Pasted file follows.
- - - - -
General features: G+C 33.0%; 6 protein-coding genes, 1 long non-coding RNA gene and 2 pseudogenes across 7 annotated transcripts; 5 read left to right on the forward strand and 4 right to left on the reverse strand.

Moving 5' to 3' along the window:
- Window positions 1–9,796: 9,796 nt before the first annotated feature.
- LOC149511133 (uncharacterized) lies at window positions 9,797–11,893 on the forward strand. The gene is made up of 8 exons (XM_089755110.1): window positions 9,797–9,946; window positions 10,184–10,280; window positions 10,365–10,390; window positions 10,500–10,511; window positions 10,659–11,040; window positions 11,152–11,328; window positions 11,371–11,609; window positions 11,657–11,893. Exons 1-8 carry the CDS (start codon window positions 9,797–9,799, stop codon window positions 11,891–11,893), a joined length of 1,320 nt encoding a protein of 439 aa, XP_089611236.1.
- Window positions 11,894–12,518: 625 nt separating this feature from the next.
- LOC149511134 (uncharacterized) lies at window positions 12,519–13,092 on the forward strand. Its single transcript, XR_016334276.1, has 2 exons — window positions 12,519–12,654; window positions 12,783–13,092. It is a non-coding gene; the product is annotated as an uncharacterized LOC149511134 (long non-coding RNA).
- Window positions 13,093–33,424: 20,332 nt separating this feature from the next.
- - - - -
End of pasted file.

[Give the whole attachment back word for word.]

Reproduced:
General features: G+C 33.0%; 6 protein-coding genes, 1 long non-coding RNA gene and 2 pseudogenes across 7 annotated transcripts; 5 read left to right on the forward strand and 4 right to left on the reverse strand.

Moving 5' to 3' along the window:
- Window positions 1–9,796: 9,796 nt before the first annotated feature.
- LOC149511133 (uncharacterized) lies at window positions 9,797–11,893 on the forward strand. The gene is made up of 8 exons (XM_089755110.1): window positions 9,797–9,946; window positions 10,184–10,280; window positions 10,365–10,390; window positions 10,500–10,511; window positions 10,659–11,040; window positions 11,152–11,328; window positions 11,371–11,609; window positions 11,657–11,893. Exons 1-8 carry the CDS (start codon window positions 9,797–9,799, stop codon window positions 11,891–11,893), a joined length of 1,320 nt encoding a protein of 439 aa, XP_089611236.1.
- Window positions 11,894–12,518: 625 nt separating this feature from the next.
- LOC149511134 (uncharacterized) lies at window positions 12,519–13,092 on the forward strand. Its single transcript, XR_016334276.1, has 2 exons — window positions 12,519–12,654; window positions 12,783–13,092. It is a non-coding gene; the product is annotated as an uncharacterized LOC149511134 (long non-coding RNA).
- Window positions 13,093–33,424: 20,332 nt separating this feature from the next.